Most popular programming languages 2019
Every year Stack Overflow asks its developer network their opinion on a range of questions and it has become the go-to report for everything developer and development.
This is its ninth year, and they've just released the results from nearly 90,000 developers surveyed in January.
We’ve taken the critical data (from the Professional Developers sections only) about the most popular Programming, Scripting and Markup Languages and compared them to last year to see which the biggest movers and shakers are. We’ve then added further data as to whether they love, dread or want to learn a particular language to help ascertain how popular the language is likely to be in the future.
|Most popular Programming, Scripting & Markup Languages||❤ Love||💔 Dread||★ Want|
Professional Developers most popular languages
HTML & CSS
These are the two essentials that web developers need to know and are the basis of everything else web
Arguably not a programming language at all as it just for querying databases
But Python is still where it’s at
Python has continued to rise the charts with another 7% this year after a 37.3% rise in popularity last year and is the fastest growing primary programming language. It is also the 2nd most loved by professional developers (along with TypeScript) and the most wanted
Why is Python so popular?
It’s been around since 1989 which means there has been time to gather together a vast ‘array’ of documentation from all types of sources and a considerable library which aids new users with any questions they may have. Google also uses Python in many of its applications and offers free classes on the Google Developer website https://developers.google.com/edu/python/ so that may have helped promote it further too.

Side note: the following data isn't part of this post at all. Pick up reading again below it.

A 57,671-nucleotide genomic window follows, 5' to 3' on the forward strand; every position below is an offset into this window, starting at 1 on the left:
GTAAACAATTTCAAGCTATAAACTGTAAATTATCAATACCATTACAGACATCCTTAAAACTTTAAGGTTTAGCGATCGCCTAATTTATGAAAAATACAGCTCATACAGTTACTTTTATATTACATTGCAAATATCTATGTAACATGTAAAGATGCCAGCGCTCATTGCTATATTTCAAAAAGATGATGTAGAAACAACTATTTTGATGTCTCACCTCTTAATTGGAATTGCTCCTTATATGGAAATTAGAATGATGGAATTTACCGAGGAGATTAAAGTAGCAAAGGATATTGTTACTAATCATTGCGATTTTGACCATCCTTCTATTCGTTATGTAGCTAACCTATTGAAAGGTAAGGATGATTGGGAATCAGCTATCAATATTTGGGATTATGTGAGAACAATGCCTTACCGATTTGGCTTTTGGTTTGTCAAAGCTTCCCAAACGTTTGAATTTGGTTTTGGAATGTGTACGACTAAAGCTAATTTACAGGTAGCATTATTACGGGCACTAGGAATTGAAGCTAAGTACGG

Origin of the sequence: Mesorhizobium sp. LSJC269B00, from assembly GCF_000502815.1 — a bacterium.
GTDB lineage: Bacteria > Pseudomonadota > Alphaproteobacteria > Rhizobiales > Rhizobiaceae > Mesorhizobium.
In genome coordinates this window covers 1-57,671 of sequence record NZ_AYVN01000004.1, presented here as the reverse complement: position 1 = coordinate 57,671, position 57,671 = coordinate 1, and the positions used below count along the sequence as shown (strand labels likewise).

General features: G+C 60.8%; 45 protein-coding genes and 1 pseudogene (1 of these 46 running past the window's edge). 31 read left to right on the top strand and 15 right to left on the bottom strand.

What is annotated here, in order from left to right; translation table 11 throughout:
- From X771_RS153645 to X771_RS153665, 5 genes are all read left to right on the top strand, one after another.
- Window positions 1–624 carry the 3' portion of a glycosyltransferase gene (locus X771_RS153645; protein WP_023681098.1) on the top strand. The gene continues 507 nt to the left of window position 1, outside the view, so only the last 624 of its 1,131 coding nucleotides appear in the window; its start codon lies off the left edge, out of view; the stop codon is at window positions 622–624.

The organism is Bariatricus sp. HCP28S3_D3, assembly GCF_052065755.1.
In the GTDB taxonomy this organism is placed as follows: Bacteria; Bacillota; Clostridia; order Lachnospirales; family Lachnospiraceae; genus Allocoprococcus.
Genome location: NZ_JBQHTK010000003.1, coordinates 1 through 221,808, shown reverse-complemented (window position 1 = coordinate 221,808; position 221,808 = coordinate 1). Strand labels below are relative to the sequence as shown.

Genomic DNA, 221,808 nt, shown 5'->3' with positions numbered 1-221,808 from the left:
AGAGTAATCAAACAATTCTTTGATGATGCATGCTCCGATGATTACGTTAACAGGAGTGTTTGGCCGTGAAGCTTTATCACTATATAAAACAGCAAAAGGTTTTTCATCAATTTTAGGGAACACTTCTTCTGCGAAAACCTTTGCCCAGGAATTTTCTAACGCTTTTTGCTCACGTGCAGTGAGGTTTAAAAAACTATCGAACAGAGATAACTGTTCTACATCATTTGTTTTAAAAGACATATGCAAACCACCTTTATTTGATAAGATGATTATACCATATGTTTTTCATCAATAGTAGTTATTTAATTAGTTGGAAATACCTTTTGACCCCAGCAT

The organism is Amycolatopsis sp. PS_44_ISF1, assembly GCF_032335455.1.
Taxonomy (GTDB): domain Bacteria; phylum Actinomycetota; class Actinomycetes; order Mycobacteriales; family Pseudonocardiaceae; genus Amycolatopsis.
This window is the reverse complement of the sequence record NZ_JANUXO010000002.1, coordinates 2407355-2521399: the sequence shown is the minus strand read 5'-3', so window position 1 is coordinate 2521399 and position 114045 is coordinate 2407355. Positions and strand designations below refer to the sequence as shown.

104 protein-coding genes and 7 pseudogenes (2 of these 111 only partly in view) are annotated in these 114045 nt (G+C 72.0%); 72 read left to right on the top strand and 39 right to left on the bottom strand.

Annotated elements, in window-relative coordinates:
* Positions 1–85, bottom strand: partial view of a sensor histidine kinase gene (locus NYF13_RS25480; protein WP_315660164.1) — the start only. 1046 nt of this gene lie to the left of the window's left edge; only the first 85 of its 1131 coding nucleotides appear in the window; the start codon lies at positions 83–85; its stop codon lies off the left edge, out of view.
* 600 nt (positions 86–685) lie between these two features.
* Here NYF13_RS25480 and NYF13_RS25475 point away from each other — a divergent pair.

The main reason for its popularity right now, however, is that it is used in some of the most exciting new technologies such as Robotics, AI, Big Data and Machine Learning and is also crucial in helping Cyber Security challenges
The fact that its syntax is so clear and that it is simple to learn has meant that it is now taught in most senior schools in the UK which has obviously grown the user base substantially. An influx of Pythonistas has yet to be seen coming from schools and colleges as of yet, however. Many experienced programmers also pick it up as a 2nd or 3rd language
Typescript is reaching new heights
Languages you might consider learning
Go continues to rise in the rankings with a 20% increase in popularity and is now the 3rd most wanted language.
We couldn’t resist a quick Go Gopher pic
And why does everyone love it (aside from the Gopher merch)? It is mainly due to it being a modern day open source language that is ideally suited to the Cloud, Data Science and DevOps where it is perfect for microservices with Docker and Kubernetes being built using Go.
Go has been created to solve problems with existing languages and tools while natively taking advantage of modern hardware architectures. It has been designed for developers at all levels and also for long term maintainability
Kotlin is the language for Android and is now seen by many to be the leading language over Java, the original Android language. There are pros and cons of using both Kotlin or Java, and with Kotlin still being relatively new, there isn't always the support available that there is with Java despite Google declaring official support for Kotlin. However, it is easy to learn, and there is good demand in the market for it, so if you're an Android developer it is probably a 'must learn' to give you a rounded skillset
'Damn lies and statistics'
Stack Overflow isn't the only site providing developer statistics, and there are arguments for and against the diverse ways that the data is collected. To err on the side of caution, it is probably wise to look at a range of results from other sites too such as The Tiobe Index, PYPL from Github, Hackerrank and Redmonk and see which method of statistical data collection suits your purposes best